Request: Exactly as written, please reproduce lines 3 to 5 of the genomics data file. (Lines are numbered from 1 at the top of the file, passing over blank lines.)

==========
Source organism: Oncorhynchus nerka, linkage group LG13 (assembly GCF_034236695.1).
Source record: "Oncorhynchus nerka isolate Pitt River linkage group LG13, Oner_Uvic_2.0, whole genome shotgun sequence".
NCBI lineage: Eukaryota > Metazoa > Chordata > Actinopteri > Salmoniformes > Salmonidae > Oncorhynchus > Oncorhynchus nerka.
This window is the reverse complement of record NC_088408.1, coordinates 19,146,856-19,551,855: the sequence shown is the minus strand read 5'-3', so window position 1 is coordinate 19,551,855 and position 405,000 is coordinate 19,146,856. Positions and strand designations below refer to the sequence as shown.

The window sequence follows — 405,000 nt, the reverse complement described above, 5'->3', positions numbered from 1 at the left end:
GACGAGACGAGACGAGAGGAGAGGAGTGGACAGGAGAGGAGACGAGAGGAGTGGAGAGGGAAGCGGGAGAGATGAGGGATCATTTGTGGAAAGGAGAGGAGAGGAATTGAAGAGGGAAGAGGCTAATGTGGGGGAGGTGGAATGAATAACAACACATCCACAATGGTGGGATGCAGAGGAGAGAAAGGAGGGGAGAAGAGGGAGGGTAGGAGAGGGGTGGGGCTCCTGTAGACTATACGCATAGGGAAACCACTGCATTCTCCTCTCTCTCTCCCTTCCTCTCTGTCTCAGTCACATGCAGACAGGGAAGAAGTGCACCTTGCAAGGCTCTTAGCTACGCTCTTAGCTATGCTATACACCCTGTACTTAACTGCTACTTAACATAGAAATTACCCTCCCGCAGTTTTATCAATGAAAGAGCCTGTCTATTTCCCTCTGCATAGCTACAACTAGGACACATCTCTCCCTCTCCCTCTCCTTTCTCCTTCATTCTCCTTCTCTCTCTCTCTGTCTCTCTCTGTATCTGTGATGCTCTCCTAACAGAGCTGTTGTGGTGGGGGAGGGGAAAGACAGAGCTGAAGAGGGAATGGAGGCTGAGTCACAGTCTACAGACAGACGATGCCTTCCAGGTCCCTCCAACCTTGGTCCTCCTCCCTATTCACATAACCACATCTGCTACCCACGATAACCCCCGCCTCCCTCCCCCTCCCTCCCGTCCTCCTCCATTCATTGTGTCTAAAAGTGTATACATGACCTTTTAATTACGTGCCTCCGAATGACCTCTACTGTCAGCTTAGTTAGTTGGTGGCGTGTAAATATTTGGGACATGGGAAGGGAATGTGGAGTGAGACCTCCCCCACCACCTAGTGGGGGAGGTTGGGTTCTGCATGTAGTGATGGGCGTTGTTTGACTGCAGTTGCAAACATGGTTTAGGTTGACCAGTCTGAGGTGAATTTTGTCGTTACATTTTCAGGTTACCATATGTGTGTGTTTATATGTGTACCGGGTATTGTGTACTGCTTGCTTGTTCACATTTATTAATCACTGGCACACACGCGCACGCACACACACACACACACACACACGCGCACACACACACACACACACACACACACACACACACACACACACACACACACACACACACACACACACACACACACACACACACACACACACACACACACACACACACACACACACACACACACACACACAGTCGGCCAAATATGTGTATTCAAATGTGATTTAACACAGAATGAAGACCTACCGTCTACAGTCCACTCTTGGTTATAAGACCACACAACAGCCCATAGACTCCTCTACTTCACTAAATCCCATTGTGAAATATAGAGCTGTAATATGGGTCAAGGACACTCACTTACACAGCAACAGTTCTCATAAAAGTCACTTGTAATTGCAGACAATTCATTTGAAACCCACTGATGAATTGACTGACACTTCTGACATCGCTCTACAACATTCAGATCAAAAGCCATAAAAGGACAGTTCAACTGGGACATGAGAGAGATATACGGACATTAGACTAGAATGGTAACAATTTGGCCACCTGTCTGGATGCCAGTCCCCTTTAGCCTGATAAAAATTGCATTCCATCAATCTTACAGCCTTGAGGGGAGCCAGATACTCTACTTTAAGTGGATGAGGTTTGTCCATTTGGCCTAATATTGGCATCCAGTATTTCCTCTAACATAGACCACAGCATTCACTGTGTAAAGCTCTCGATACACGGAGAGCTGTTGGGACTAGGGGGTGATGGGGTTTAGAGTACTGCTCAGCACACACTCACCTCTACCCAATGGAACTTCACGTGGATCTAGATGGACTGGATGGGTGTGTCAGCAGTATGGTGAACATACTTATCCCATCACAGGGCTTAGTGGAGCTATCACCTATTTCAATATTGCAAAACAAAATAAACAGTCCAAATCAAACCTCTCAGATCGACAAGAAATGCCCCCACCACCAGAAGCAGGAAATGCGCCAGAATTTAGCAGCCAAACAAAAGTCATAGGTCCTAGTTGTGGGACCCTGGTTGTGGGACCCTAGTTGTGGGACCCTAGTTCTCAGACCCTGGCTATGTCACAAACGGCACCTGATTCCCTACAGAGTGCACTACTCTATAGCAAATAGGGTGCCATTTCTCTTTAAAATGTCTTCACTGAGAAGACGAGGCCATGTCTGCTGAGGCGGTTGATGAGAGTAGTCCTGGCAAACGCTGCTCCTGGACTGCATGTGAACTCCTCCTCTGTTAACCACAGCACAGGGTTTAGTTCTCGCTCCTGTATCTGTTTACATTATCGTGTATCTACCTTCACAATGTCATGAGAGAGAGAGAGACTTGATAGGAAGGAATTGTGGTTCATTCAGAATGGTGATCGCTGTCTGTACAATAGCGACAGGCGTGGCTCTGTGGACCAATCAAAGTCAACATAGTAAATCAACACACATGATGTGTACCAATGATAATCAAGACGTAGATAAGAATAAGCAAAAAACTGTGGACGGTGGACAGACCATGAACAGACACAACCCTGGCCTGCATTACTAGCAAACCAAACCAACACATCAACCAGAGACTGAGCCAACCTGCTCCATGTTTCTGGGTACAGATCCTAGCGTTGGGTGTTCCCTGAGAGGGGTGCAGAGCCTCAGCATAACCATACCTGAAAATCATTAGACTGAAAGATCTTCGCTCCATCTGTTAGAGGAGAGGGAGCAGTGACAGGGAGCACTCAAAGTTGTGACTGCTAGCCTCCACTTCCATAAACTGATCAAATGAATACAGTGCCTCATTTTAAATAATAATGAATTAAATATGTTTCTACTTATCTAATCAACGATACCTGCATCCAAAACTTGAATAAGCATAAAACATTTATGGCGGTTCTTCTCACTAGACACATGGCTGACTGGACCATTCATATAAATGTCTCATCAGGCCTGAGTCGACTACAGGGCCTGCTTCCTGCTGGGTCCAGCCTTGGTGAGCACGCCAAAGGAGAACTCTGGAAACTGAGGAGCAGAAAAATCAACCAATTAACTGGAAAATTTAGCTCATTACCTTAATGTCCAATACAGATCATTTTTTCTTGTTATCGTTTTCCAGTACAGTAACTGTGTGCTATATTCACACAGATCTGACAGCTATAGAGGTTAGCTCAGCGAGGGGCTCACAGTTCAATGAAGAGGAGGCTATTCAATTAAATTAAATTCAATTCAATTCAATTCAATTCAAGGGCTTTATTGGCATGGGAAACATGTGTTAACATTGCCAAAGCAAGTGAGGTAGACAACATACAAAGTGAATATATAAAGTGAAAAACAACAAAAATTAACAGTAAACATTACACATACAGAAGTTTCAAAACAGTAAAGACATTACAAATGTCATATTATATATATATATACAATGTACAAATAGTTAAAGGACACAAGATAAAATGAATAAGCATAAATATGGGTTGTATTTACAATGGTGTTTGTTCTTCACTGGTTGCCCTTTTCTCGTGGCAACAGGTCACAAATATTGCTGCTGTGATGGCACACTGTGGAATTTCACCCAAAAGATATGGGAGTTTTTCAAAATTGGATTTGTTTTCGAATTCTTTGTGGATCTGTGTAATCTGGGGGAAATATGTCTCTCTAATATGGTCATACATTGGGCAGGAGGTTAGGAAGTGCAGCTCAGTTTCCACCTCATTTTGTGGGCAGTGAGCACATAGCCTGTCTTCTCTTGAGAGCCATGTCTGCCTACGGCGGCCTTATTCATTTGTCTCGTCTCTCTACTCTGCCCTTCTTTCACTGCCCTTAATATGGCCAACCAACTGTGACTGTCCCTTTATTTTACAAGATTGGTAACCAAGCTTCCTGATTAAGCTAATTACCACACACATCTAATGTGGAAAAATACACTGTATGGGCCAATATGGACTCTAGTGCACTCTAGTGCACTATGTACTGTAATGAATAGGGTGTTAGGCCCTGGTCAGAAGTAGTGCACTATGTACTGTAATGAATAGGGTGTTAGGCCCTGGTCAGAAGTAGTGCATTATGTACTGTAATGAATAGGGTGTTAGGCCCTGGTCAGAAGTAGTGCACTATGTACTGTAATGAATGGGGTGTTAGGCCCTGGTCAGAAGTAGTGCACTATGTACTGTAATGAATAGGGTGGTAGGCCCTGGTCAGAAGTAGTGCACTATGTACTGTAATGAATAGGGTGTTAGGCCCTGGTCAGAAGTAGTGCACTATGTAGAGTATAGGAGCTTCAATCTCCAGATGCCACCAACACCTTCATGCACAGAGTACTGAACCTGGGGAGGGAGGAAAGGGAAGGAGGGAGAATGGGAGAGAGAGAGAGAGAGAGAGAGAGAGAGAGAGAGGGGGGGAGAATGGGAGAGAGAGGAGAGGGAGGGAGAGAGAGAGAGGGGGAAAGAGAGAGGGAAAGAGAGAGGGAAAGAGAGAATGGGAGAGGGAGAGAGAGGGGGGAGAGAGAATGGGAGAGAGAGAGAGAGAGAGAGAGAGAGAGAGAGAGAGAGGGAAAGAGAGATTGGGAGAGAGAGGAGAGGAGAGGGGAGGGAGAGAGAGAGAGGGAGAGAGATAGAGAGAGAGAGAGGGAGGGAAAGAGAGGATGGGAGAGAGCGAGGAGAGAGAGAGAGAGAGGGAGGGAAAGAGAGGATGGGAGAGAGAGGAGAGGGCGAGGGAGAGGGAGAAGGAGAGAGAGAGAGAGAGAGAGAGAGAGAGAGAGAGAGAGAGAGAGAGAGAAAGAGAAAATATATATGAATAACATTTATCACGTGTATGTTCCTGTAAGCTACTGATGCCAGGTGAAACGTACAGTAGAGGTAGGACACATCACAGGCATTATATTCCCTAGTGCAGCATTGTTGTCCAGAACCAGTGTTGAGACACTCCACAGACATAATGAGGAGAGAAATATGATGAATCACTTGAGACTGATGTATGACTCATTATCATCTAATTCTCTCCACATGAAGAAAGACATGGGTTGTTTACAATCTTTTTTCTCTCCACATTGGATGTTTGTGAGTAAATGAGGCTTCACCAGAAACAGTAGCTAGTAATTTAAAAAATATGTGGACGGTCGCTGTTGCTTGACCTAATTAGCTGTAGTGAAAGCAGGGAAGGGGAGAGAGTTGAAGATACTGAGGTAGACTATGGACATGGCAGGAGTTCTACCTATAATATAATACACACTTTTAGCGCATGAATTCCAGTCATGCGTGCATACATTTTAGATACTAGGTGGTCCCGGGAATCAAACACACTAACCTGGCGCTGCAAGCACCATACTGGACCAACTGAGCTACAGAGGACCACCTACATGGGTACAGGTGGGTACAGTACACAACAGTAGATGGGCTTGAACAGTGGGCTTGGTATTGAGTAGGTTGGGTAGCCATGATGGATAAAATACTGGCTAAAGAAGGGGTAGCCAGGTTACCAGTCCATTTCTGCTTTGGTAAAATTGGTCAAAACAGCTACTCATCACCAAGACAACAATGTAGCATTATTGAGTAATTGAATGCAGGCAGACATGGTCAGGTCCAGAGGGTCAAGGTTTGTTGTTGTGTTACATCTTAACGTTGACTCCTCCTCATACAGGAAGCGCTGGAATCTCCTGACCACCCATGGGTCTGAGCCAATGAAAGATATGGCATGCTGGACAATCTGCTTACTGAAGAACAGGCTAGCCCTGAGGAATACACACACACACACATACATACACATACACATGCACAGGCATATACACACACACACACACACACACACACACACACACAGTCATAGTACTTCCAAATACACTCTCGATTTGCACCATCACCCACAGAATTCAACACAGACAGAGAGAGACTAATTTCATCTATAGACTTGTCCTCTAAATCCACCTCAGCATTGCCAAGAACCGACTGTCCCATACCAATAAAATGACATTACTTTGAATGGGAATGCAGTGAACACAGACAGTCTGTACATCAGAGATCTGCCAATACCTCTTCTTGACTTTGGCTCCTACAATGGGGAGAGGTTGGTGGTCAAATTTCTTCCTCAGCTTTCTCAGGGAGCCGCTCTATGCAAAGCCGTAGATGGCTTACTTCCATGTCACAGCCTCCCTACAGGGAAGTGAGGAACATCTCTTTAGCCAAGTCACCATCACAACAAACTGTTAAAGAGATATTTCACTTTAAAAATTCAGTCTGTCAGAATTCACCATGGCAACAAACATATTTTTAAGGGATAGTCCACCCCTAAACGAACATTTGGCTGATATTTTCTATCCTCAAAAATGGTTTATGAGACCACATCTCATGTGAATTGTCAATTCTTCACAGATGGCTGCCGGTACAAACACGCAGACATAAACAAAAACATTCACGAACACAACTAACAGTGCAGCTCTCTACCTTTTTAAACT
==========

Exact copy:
NCBI lineage: Eukaryota > Metazoa > Chordata > Actinopteri > Salmoniformes > Salmonidae > Oncorhynchus > Oncorhynchus nerka.
This window is the reverse complement of record NC_088408.1, coordinates 19,146,856-19,551,855: the sequence shown is the minus strand read 5'-3', so window position 1 is coordinate 19,551,855 and position 405,000 is coordinate 19,146,856. Positions and strand designations below refer to the sequence as shown.

The window sequence follows — 405,000 nt, the reverse complement described above, 5'->3', positions numbered from 1 at the left end: